The Historical Experience of the Transformation of the Asia-Pacific Order and Its Future Development Direction
AbstractThis paper attempts to examine the dynamics and evolutional way of the Asia-Pacific regional order. In general, there have been three waves of regional order change since the 1970s. The first kind of regional order adjustment was the reconciliation between China and the U.S.A.-Japan alliance, which was a geopolitical arrangement driven by the strategic imbalance between the U.S.A. and the Soviet Union. The second one took place in the late 1980s with the rise of Japanese economic power, and the United States having succeeded in persuading Japan to 50 upgrade the U.S.A.-Japan alliance without any great change in the regional order. The most recent regional order adjustment continues to develop and initially emerged due to the quick and continuous rise of China. Due to the great scale and multi-dimensionality of the rise of China, Asia-Pacific regional order adjustment might change the global order in the near future. On the one hand, the third wave of regional order adjustment is driven by peaceful dynamics, and the current American hegemony cannot contain China’s rise through military force. On the other hand, the new regional order is directly based on the experiences of its two predecessors and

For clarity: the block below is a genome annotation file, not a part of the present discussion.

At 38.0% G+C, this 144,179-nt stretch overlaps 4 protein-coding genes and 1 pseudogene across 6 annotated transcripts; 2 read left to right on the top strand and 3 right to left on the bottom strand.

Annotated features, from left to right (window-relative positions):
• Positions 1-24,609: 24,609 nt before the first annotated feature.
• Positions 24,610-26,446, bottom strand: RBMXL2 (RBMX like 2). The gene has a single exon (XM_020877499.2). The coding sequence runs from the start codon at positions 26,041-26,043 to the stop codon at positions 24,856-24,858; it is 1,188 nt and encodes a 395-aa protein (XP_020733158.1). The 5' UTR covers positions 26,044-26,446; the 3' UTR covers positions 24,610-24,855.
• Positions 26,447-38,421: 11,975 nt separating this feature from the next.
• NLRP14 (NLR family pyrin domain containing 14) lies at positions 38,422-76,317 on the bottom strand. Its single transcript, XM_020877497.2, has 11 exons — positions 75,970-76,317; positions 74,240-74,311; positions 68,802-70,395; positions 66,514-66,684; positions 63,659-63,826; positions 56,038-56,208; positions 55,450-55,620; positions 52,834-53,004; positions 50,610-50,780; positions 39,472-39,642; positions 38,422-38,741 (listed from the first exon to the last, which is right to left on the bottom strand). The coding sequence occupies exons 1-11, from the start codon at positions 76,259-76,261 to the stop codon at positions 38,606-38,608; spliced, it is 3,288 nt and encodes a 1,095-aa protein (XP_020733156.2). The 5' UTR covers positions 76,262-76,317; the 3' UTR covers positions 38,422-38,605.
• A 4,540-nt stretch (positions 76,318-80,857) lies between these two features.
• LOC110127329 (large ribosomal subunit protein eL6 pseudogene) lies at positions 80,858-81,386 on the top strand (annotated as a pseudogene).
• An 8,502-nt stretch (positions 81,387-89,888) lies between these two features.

tries to combine geopolitical balance with geo-economics. Focusing on the power transition between China and the U.S.A., many believe that regional order has disintegrated into “two Asias”, with China dominating economic growth and the United States providing security order. However, this kind of judgment is not a reality but merely speculation. Although China and the United States certainly play the greatest roles in future regional order formation, other regional countries still have their positions in the new regional order. The ideal regional order model in their minds is a much more balanced and stable relationship between the U.S.A. and China, not a conflictual and divided one. Moreover, an open regionalism may help them to play a functional role in regional order.
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